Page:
General Motors' net income rose 12% last year despite losing more than $1 billion when many of its plants were shut down by a six-week autoworkers' strike.
The company predicts a small improvement this year even as it plans for lower vehicle selling prices due to increased discounts. Without giving much detail, CEO Mary Barra said the company is bringing back some plug-in gas-electric hybrid models in the U.S., reversing a strategy to focus on electric vehicles.
Shares of General Motors Co. jumped 8.2% in trading early Tuesday.
The Detroit automaker made just over $10 billion last year, up from $8.9 billion in 2022. Excluding one-time items the company made $7.68 per share, easily surpassing the $7.57 projected on Wall Street, according to FactSet.
Full-year revenue was $171.84 billion, about 10% more than in 2022. That also beat estimates of $167.26 billion.
The company predicts there's a good chance that net income will improve a little, from a range of $9.8 billion to $11.2 billion. It expects adjusted earnings per share in a range of $8.50 to $9.50, compared with $7.68 last year.
Due to $12.3 billion in North American pretax profits, about 45,000 members of the United Auto Workers will get profit-sharing checks of $12,250, the company said.
Chief Financial Officer Paul Jacobson told reporters that GM is preparing for a 2% to 2.5% average sales price drop on vehicles this year compared to last year as inventory grows amid high interest rates. GM has planned for price cuts for the past couple of years, but they haven't materialized, he said.
“It's not actually what we're seeing in the market today,” Jacobson said, adding that average sale prices “are actually holding up very similar to where we saw the end of 2023.”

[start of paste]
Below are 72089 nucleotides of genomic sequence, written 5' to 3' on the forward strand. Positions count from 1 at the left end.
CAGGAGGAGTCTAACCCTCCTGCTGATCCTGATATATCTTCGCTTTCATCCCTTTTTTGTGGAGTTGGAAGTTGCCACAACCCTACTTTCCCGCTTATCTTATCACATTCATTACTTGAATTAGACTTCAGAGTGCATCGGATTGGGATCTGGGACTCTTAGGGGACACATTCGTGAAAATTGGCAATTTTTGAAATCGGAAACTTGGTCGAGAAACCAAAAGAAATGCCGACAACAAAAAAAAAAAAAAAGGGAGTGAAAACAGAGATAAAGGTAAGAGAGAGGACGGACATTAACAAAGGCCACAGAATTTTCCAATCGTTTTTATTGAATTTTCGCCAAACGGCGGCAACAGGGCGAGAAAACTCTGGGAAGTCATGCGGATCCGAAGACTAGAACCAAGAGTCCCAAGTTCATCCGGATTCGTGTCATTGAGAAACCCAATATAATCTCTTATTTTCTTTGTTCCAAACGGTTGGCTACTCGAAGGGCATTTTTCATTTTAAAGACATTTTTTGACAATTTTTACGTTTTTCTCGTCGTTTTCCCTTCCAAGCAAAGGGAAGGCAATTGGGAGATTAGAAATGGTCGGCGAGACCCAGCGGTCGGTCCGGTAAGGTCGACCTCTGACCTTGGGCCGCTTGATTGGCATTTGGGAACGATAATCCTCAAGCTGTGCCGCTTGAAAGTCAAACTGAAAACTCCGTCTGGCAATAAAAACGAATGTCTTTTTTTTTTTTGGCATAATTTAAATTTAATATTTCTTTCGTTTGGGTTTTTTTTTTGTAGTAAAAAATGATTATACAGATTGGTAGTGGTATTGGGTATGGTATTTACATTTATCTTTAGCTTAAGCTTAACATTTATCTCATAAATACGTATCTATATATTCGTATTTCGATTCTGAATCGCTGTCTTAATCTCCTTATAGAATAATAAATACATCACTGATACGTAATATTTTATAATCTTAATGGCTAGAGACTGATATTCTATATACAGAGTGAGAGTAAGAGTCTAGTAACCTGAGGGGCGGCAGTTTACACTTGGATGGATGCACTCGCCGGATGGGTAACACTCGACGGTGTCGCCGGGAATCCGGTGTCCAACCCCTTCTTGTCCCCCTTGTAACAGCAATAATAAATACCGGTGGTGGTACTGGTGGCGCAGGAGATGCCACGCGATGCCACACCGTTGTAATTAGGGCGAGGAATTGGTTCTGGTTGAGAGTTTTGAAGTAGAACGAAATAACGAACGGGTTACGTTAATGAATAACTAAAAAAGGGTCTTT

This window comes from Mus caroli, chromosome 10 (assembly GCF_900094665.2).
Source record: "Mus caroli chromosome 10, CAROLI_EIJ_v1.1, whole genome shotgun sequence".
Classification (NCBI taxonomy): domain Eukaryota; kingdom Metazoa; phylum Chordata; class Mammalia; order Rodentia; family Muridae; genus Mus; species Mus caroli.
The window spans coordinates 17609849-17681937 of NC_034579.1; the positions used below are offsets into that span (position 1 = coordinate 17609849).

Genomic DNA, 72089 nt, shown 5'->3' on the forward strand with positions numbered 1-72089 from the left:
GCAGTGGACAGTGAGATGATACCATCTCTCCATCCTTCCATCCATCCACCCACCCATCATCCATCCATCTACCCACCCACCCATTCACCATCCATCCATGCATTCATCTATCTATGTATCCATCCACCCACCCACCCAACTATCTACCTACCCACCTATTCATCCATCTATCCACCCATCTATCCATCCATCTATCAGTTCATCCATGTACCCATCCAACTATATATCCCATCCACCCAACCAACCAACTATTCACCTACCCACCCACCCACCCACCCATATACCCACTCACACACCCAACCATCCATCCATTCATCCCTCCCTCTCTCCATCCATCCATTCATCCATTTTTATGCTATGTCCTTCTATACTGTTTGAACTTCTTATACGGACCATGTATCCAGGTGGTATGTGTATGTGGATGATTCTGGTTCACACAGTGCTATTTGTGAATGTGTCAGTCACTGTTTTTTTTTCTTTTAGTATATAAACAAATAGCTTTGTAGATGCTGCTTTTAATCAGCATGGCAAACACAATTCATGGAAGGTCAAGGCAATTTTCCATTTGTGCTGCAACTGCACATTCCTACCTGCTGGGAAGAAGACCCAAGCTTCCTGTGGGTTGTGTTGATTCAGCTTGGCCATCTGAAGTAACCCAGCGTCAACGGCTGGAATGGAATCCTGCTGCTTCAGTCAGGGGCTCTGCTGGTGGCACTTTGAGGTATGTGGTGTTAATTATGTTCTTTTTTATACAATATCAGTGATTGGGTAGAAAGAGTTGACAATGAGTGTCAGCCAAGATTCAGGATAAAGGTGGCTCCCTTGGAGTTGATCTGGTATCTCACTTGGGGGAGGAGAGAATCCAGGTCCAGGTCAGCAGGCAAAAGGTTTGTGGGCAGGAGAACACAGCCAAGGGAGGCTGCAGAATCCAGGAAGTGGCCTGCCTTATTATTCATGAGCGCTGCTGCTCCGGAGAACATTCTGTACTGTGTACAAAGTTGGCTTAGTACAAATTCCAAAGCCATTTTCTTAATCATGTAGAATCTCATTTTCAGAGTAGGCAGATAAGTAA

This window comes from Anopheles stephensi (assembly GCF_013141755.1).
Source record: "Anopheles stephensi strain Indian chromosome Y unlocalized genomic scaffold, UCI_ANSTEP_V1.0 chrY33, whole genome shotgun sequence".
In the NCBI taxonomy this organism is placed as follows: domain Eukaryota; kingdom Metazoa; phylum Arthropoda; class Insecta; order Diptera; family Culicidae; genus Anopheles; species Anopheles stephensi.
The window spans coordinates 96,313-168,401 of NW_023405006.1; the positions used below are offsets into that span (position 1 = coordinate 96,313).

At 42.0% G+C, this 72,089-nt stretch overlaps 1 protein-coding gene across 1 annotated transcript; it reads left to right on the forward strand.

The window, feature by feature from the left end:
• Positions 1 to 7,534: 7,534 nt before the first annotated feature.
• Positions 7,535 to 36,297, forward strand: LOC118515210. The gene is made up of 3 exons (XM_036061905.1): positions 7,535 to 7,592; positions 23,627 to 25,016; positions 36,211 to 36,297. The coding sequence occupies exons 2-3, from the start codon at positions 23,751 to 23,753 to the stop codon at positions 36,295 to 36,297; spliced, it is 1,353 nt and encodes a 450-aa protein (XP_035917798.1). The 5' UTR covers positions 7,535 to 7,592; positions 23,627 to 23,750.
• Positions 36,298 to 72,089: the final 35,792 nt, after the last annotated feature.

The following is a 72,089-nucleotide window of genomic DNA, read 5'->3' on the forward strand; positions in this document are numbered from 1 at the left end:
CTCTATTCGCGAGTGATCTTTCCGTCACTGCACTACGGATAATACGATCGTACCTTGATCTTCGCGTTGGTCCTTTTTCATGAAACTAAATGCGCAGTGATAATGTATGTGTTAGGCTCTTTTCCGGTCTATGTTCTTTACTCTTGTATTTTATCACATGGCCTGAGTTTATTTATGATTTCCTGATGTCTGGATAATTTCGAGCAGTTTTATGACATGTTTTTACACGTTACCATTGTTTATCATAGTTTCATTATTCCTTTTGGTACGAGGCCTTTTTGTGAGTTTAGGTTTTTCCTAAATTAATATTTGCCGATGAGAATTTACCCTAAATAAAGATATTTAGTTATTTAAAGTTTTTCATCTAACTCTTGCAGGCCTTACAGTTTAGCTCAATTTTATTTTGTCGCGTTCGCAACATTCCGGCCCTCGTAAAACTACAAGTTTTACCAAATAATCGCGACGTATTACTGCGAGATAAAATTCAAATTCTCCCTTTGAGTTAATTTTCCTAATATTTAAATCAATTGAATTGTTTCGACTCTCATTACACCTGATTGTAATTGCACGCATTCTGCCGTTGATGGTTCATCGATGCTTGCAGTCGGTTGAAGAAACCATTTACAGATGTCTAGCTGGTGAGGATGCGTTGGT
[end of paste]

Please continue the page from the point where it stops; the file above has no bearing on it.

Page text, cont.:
Prices are stable for both internal combustion and electric vehicles, he said, bucking industry trends.
Barra told analysts on a conference call Tuesday that GM would bring back the hybrids to selected vehicles in North America, in part to help comply with more stringent fuel economy requirements that will start in 2027 in the U.S.
The company, she said, is still committed to eliminating tailpipe emissions from light duty vehicles by 2035. “But in the interim, deploying plug-in technology in strategic segments will deliver some of the environmental benefits of EVs as the nation continues to build its charging infrastructure,” she said.
The hybrid comeback can happen efficiently because the technology is already being produced in other markets, Barra said.
Growth in hybrid sales outpaced electric vehicle growth in the U.S. last year as environmentally conscious consumers bought them because of concerns over electric vehicle range and a lack of charging stations.
Jacobson also said that cost cutting by simplifying engineering and manufacturing saved GM about $1 billion last year, with another $1 billion expected this year.
GM struggled to start mass production of new electric vehicle models during the past year, but Jacobson said there is still strong demand for products that are on sale now. The company expects EV losses to ease this year and hit low-to-mid single digit profit margins in 2025 as it adds more EVs to its lineup.
During last year, GM lost $1.1 billion from the UAW strike, plus it booked $800 million in costs from a large Chevrolet Bolt EV battery recall. It also took a $1.7 billion accounting charge on the valuation of its electric vehicle inventory that is going to bring losses, Jacobson said. Those expenses won't occur in 2024, he said.
The company also expects to spend $1 billion less on its troubled Cruise autonomous vehicle unit as it slows the rollout of self-driving robotaxis. The company lost $2.7 billion before taxes at Cruise last year.
This year, the company expects $1.3 billion in higher labor costs and is prepared for about a $3 billion hit due to lower prices, Jacobson said.
In the fourth quarter, GM made $2.08 billion, up 4.5% from a year earlier. Without one-time items, the company made $1.24 per share, 8 cents more than analysts estimated.
Revenue from October through December was $42.98 billion, down slightly from the same period in 2022 but still beating estimates.